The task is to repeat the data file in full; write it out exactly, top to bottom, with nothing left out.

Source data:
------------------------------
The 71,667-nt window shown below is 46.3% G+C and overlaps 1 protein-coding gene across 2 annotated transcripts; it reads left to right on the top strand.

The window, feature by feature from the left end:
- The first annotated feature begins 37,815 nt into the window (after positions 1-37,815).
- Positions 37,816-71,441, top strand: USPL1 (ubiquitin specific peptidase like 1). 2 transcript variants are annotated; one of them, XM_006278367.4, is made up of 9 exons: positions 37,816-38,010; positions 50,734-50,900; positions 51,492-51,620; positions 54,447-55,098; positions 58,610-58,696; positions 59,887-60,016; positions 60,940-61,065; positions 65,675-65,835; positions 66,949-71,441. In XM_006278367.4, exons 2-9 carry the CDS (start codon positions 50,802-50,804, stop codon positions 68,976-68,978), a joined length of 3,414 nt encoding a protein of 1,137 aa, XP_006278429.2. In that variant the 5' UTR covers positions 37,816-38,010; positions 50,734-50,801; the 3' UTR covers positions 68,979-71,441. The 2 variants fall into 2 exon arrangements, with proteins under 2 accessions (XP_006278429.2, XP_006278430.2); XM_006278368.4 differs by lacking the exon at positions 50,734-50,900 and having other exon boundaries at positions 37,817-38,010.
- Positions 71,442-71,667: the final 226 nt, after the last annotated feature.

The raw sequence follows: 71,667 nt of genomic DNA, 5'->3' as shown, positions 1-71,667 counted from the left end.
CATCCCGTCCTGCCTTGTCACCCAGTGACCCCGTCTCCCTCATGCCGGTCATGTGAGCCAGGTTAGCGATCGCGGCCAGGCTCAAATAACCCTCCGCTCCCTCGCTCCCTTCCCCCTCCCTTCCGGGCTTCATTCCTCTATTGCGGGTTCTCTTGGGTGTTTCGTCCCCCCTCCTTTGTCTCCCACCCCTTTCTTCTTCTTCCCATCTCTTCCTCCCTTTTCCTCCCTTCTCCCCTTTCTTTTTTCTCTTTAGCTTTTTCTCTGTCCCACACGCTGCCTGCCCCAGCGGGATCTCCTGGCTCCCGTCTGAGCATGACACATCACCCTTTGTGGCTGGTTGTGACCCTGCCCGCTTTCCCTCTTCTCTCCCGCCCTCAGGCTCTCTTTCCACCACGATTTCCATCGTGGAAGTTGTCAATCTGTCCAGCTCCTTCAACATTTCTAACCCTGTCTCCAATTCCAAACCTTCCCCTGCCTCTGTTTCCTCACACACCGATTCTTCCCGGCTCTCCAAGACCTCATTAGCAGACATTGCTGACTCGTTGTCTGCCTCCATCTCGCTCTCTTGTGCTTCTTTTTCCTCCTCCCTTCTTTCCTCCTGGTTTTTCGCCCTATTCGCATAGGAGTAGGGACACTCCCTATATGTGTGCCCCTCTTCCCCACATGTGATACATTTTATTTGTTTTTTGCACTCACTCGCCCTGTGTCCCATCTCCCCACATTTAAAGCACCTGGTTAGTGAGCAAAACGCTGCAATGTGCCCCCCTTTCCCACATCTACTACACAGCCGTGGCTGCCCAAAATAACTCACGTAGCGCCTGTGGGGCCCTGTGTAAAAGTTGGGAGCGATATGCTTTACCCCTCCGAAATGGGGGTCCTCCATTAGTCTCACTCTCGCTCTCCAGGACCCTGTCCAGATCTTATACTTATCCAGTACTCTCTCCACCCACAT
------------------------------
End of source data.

The 71,667-nt window shown below is 46.3% G+C and overlaps 1 protein-coding gene across 2 annotated transcripts; it reads left to right on the top strand.

The window, feature by feature from the left end:
- The first annotated feature begins 37,815 nt into the window (after positions 1-37,815).
- Positions 37,816-71,441, top strand: USPL1 (ubiquitin specific peptidase like 1). 2 transcript variants are annotated; one of them, XM_006278367.4, is made up of 9 exons: positions 37,816-38,010; positions 50,734-50,900; positions 51,492-51,620; positions 54,447-55,098; positions 58,610-58,696; positions 59,887-60,016; positions 60,940-61,065; positions 65,675-65,835; positions 66,949-71,441. In XM_006278367.4, exons 2-9 carry the CDS (start codon positions 50,802-50,804, stop codon positions 68,976-68,978), a joined length of 3,414 nt encoding a protein of 1,137 aa, XP_006278429.2. In that variant the 5' UTR covers positions 37,816-38,010; positions 50,734-50,801; the 3' UTR covers positions 68,979-71,441. The 2 variants fall into 2 exon arrangements, with proteins under 2 accessions (XP_006278429.2, XP_006278430.2); XM_006278368.4 differs by lacking the exon at positions 50,734-50,900 and having other exon boundaries at positions 37,817-38,010.
- Positions 71,442-71,667: the final 226 nt, after the last annotated feature.

The raw sequence follows: 71,667 nt of genomic DNA, 5'->3' as shown, positions 1-71,667 counted from the left end.
CATCCCGTCCTGCCTTGTCACCCAGTGACCCCGTCTCCCTCATGCCGGTCATGTGAGCCAGGTTAGCGATCGCGGCCAGGCTCAAATAACCCTCCGCTCCCTCGCTCCCTTCCCCCTCCCTTCCGGGCTTCATTCCTCTATTGCGGGTTCTCTTGGGTGTTTCGTCCCCCCTCCTTTGTCTCCCACCCCTTTCTTCTTCTTCCCATCTCTTCCTCCCTTTTCCTCCCTTCTCCCCTTTCTTTTTTCTCTTTAGCTTTTTCTCTGTCCCACACGCTGCCTGCCCCAGCGGGATCTCCTGGCTCCCGTCTGAGCATGACACATCACCCTTTGTGGCTGGTTGTGACCCTGCCCGCTTTCCCTCTTCTCTCCCGCCCTCAGGCTCTCTTTCCACCACGATTTCCATCGTGGAAGTTGTCAATCTGTCCAGCTCCTTCAACATTTCTAACCCTGTCTCCAATTCCAAACCTTCCCCTGCCTCTGTTTCCTCACACACCGATTCTTCCCGGCTCTCCAAGACCTCATTAGCAGACATTGCTGACTCGTTGTCTGCCTCCATCTCGCTCTCTTGTGCTTCTTTTTCCTCCTCCCTTCTTTCCTCCTGGTTTTTCGCCCTATTCGCATAGGAGTAGGGACACTCCCTATATGTGTGCCCCTCTTCCCCACATGTGATACATTTTATTTGTTTTTTGCACTCACTCGCCCTGTGTCCCATCTCCCCACATTTAAAGCACCTGGTTAGTGAGCAAAACGCTGCAATGTGCCCCCCTTTCCCACATCTACTACACAGCCGTGGCTGCCCAAAATAACTCACGTAGCGCCTGTGGGGCCCTGTGTAAAAGTTGGGAGCGATATGCTTTACCCCTCCGAAATGGGGGTCCTCCATTAGTCTCACTCTCGCTCTCCAGGACCCTGTCCAGATCTTATACTTATCCAGTACTCTCTCCACCCACAT